Saturday, March 21, 2009

Drinks in Hell

I've been to Hell, and it was actually quite nice.

Hell, it turns out, is a restaurant and bar in Rothenburg, Germany. A nicely restored medieval city oozing charm, Rothenburg is surrounded by a stone wall and is usually clogged with tourists, but well worth a trip.

Since the city is so old, most of the original houses were built in the 1600s, but one stands apart, with its foundation having been laid in 980 - more than a century before the First Crusade. The date of the walls is "nothing impressive," according to the resident night watchman, who makes the old building a stop on his tour, since they were only erected in the 1500s.

Aside from just being the oldest building in one of the best-preserved medieval cities in the world, a metal sign with a cut-out of Satan hangs near the door - earning it the name Hell.

(Yes, that's a Christmas tree in front of Hell.)

It's unclear how the name and sign came about, but the restaurant and bar is a well-established business now, and a popular stop for locals and tourists alike.

When I went to hell, I was accompanied by my sister and another American we'd met earlier in the day who was traveling alone before meeting up with his family for Christmas.

It was a cold night, and we hustled over the cobblestone streets to reach Hell. It was warm inside, and we grabbed a table in one corner. It was immediately apparent that the building was old. The floor was on several different levels, and a narrow stone staircase led to the building's bowels.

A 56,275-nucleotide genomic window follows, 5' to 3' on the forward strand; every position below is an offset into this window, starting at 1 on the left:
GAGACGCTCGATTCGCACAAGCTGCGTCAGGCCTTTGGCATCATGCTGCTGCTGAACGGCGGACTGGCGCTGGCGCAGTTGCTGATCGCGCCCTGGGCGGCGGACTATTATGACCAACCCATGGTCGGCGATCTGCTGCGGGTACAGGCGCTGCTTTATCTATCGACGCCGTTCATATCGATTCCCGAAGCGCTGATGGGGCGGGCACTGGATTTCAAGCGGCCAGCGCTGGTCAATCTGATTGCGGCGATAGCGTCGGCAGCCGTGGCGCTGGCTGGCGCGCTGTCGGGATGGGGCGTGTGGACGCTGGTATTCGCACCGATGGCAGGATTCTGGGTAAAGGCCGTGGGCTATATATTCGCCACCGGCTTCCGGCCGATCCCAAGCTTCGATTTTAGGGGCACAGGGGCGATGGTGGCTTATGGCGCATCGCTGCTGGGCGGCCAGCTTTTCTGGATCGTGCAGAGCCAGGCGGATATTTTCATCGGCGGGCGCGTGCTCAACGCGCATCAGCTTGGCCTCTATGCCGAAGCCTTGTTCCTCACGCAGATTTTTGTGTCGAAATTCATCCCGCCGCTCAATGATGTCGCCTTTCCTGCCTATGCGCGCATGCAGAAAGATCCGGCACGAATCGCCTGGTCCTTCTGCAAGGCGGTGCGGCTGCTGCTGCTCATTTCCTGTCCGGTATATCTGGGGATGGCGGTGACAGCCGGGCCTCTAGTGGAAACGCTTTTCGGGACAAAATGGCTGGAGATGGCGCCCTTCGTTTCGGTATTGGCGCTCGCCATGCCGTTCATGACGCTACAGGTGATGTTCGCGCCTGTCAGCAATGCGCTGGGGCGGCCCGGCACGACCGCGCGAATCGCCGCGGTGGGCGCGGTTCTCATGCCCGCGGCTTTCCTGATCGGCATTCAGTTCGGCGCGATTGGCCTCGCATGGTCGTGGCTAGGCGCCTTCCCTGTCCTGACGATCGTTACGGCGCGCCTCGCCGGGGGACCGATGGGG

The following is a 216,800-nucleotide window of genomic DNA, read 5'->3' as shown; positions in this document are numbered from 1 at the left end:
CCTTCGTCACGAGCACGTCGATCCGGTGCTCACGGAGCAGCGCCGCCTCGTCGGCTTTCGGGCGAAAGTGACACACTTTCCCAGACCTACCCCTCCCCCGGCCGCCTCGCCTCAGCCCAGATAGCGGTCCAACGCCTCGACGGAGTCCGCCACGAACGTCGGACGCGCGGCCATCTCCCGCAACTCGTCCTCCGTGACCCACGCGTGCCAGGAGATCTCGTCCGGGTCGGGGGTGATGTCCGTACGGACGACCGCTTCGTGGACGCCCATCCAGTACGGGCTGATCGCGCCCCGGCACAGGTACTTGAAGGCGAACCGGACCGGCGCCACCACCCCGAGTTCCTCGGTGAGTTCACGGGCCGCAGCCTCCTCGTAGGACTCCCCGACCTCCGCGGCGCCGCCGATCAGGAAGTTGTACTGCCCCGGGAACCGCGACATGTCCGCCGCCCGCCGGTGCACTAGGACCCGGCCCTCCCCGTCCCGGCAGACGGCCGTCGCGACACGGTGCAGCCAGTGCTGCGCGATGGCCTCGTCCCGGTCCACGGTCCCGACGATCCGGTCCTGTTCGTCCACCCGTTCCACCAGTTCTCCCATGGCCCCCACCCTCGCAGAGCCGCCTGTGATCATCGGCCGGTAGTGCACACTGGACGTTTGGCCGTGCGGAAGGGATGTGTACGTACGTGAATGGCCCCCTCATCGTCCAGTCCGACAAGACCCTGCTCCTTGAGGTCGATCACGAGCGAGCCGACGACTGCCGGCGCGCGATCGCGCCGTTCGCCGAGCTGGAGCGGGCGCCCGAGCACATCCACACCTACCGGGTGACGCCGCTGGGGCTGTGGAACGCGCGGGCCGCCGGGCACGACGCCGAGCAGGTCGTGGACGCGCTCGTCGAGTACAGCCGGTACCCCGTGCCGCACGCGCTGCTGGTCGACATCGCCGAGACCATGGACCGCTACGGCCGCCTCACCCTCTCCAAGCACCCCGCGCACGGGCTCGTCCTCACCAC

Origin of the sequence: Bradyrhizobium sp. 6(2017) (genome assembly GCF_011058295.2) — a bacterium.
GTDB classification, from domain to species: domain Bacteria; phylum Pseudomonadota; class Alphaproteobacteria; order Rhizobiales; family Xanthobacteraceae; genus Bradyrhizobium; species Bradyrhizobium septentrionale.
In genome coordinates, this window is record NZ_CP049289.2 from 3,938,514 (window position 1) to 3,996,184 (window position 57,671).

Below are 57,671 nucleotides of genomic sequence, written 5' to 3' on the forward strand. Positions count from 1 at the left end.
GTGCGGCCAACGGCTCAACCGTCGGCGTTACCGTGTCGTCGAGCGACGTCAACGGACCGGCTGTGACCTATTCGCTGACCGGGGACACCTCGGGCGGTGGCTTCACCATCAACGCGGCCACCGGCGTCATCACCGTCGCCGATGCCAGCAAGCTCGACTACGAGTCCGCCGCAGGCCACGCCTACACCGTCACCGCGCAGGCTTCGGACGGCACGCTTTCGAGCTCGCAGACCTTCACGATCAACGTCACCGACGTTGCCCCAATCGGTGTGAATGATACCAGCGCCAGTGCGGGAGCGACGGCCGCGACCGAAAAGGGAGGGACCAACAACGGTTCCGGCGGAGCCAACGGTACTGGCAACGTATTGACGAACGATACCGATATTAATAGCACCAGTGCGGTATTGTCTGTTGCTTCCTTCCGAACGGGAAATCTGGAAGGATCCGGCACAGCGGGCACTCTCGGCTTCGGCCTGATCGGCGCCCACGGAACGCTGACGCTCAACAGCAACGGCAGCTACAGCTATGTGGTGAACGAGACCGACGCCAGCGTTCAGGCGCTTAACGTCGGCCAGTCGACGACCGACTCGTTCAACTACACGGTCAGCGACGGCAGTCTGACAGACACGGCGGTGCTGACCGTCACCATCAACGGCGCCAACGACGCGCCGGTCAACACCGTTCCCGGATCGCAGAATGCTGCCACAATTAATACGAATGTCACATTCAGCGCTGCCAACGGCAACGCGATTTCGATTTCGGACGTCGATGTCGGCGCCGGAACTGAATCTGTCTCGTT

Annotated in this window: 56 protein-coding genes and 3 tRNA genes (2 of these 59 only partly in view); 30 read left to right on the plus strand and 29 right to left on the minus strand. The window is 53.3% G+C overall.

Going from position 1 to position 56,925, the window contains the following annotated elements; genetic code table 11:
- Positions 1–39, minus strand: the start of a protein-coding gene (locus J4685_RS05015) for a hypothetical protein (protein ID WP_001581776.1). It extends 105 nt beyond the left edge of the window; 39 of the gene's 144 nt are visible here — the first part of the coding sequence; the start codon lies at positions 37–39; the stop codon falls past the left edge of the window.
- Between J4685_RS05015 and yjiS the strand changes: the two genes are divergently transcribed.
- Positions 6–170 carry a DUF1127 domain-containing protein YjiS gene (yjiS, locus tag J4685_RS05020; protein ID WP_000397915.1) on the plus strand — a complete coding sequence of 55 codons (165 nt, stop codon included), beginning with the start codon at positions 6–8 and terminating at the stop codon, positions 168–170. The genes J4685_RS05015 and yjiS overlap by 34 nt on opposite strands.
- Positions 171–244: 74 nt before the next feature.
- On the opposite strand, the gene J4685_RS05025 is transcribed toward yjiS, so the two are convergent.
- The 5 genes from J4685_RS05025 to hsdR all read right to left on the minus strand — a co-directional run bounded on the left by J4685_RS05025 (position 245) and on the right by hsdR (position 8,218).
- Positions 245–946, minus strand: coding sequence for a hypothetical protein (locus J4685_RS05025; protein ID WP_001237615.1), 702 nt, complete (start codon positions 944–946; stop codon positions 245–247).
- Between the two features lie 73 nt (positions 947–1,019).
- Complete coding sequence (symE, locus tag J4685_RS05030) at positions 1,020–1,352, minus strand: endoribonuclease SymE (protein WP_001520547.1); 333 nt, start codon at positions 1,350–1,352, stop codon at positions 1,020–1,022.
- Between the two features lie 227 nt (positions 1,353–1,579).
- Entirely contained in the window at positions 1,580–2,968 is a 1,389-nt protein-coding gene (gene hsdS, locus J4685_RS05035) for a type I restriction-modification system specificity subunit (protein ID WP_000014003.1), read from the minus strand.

We ordered beers from the server and toasted to "dining in Hell," with the obligatory references to the movie "300." Never mind that we weren't dining, just drinking.

We only had time for two rounds of beer, since it was pushing 1 a.m., and Hell was closing, but we got a good feel for the restaurant and the fare as we watched food served to a few late diners. It didn't look like anything out of the ordinary as far as German food goes - it was lots of meat, potatoes, vegetables and beer - but it all looked good.

When Hell finally closed its doors and we had to leave or be kicked out, we paid our bill - which was very reasonable - and hurried up the deserted streets to our hotel.

Having a few beers in Hell was one of those traveling novelties I just had to do. The name is really the only thing that sets the building apart - the foundations aren't really visible, so the fact that they were laid in 980 is cool, but not overawing.

Hell is, however, open somewhat later than most other restaurants and bars, and like the night watchman says, if you're out in Rothenburg at night, you can walk along the city's wall, or you can go to Hell.

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